My Other Reader says she wouldn’t bother to re-read any of these essays, because the value of their effect is rooted in shock and surprise. I don’t think I agree. Partly, I go for the extreme contrast between the feeling shown in his insightful reflection on human limitations, and his callous exploitation of those limitations for yucks in practically the same paragraph. For sheer entertainment, I like the deadpan frankness, whether it’s honest or blankfaced lying.

It’s certainly difficult to know what a reader can credit as fact. The sustained use of the subjunctive mood at the end of an essay on the development of the author’s sexual identity leaves an attentive reader inferring a bleak reality. And on the very next page, he launches into the hyperbolically fictitious account of his studies at Princeton during the Stone Age. (71-73) If my dad had struck me on the head with a big spoon at the dinner table because I had laughed at my grandmother’s flatulence, I’d like to think that I or anyone else would quit laughing long before the spoon drew blood. (227)

At any rate, all of these essays are eminently readable, and the book is full of characters too odd to be entirely fictitious, not least Sedaris himself. [via]


Hermetic Library Fellow T Polyphilus reviews Themis: A Study of the Social Origins of Greek Religion by Jane Ellen Harrison.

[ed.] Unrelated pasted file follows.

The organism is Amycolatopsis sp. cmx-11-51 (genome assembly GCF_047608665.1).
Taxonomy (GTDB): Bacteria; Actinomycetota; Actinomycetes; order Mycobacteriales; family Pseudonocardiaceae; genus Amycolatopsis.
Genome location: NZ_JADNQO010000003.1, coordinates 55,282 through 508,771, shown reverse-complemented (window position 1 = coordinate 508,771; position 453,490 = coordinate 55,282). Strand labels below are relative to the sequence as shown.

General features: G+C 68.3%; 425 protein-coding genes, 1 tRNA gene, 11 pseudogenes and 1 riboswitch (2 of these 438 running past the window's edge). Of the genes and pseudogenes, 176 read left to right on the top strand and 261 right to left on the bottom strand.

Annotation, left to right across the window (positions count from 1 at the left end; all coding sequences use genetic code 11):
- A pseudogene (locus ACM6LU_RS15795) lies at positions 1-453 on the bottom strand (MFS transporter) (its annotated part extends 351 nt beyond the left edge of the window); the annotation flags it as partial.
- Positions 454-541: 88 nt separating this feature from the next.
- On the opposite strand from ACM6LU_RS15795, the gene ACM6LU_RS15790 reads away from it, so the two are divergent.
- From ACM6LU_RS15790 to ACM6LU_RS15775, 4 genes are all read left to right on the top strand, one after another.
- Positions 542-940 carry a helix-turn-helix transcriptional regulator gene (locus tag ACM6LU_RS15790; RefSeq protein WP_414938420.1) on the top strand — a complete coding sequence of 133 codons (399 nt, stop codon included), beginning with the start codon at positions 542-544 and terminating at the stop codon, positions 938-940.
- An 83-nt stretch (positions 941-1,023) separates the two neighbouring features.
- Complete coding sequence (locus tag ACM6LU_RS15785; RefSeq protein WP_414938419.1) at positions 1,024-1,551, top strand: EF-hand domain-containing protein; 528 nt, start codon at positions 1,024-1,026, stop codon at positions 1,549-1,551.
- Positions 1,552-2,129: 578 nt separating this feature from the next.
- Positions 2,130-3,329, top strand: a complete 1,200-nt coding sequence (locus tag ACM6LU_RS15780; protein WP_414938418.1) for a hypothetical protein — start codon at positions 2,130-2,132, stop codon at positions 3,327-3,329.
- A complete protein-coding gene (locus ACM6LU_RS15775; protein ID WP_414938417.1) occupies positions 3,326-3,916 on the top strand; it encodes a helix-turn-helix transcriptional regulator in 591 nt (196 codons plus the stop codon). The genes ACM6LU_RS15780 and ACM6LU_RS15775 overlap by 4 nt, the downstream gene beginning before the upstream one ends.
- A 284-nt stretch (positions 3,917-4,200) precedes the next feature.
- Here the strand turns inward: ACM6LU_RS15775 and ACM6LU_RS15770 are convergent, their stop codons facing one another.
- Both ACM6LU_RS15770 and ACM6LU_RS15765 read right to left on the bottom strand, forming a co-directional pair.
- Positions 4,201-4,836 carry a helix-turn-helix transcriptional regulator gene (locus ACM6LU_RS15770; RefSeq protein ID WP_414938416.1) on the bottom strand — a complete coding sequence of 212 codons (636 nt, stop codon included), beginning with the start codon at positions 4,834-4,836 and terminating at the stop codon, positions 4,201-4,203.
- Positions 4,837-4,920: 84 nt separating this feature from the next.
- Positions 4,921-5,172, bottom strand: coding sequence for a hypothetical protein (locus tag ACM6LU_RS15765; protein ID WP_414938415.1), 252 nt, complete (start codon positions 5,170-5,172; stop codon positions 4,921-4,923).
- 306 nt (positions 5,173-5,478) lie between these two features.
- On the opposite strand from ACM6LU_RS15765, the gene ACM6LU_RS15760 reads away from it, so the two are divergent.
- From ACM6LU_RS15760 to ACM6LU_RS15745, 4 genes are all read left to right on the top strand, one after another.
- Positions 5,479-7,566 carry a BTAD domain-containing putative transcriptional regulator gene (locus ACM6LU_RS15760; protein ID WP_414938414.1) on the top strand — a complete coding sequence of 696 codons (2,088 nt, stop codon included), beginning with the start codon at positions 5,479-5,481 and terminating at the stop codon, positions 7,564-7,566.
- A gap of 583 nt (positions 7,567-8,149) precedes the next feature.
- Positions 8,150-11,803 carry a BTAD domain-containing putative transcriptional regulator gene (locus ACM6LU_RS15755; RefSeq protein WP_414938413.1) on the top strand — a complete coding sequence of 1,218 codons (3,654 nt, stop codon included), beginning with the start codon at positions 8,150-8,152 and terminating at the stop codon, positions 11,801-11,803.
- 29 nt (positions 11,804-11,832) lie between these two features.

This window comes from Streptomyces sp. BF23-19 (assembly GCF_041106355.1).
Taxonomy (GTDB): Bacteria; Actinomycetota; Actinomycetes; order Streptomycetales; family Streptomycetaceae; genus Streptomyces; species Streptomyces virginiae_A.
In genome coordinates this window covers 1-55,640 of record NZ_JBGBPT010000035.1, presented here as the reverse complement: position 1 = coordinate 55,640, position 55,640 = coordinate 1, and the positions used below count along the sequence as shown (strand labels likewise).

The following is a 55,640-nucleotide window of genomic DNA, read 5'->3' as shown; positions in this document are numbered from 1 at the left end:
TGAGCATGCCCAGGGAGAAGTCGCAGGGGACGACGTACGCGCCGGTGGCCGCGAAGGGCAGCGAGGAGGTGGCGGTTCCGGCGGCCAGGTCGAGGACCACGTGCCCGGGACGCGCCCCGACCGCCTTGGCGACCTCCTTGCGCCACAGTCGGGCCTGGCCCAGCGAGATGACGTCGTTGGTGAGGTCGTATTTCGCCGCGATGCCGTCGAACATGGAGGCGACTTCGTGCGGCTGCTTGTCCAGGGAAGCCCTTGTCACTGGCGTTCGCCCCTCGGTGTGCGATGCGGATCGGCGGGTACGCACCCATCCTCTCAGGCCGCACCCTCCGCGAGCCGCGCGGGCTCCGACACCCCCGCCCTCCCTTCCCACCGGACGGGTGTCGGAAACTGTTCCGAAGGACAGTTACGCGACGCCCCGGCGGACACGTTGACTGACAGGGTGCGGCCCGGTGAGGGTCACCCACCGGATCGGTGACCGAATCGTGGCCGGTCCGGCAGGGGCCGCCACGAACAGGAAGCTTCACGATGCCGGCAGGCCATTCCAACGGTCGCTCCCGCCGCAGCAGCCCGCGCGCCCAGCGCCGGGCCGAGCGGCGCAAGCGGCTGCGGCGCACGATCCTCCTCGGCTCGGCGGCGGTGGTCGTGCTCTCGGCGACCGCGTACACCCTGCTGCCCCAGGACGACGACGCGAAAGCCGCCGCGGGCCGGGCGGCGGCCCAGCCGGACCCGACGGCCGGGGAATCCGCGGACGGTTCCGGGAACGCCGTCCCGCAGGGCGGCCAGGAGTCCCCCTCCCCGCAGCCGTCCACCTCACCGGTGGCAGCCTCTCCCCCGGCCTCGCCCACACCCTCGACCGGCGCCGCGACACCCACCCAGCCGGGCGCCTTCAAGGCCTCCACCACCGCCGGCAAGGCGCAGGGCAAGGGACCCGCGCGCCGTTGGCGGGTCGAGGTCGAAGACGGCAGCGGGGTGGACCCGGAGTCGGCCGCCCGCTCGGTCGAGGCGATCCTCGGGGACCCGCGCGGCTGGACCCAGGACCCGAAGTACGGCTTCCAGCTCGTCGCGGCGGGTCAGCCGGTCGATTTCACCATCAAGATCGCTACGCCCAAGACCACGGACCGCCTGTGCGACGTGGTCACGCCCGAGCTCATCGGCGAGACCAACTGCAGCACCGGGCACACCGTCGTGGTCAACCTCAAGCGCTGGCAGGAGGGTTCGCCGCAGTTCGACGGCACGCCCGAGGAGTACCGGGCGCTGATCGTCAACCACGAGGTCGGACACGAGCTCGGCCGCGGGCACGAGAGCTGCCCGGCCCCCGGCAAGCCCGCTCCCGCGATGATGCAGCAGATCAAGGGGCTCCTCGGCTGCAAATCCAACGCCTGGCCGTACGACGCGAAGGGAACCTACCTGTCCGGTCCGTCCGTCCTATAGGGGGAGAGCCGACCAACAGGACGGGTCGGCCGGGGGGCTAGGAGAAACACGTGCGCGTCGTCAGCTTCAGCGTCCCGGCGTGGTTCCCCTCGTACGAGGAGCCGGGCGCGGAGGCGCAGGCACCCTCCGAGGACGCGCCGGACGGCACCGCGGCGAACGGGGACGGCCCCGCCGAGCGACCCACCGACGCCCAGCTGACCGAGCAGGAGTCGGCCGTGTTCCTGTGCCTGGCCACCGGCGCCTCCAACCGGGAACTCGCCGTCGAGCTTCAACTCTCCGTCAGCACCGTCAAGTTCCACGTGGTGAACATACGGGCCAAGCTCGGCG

In Harrison’s first major work on ancient Greek religion (Prolegomena), she innovated by applying archaeological data to support her conviction that Homer and the great tragedians gave only a very partial view of the religious life that they purported to reference. She explored a chthonian, matrifocal, and magical stratum prior to, shadowing, and outlasting the Olympian cults. In the later Themis, she is concerned more precisely with questions of genealogy and development. She has embraced Emile Durkheim’s ideas about the primacy of the social, to good effect. She traces several developmental arcs by which the reified forms of magical power (mana in the anthropological argot of her day) become individualized from ambient sanctities of natural forces and generic daimons of generative power into the persons of heroes and “high” Olympian gods. Her contempt for the latter is unconcealed; she finds them sterile, too removed from the vital numen which originates in communal feeling and pre-individual social impulses.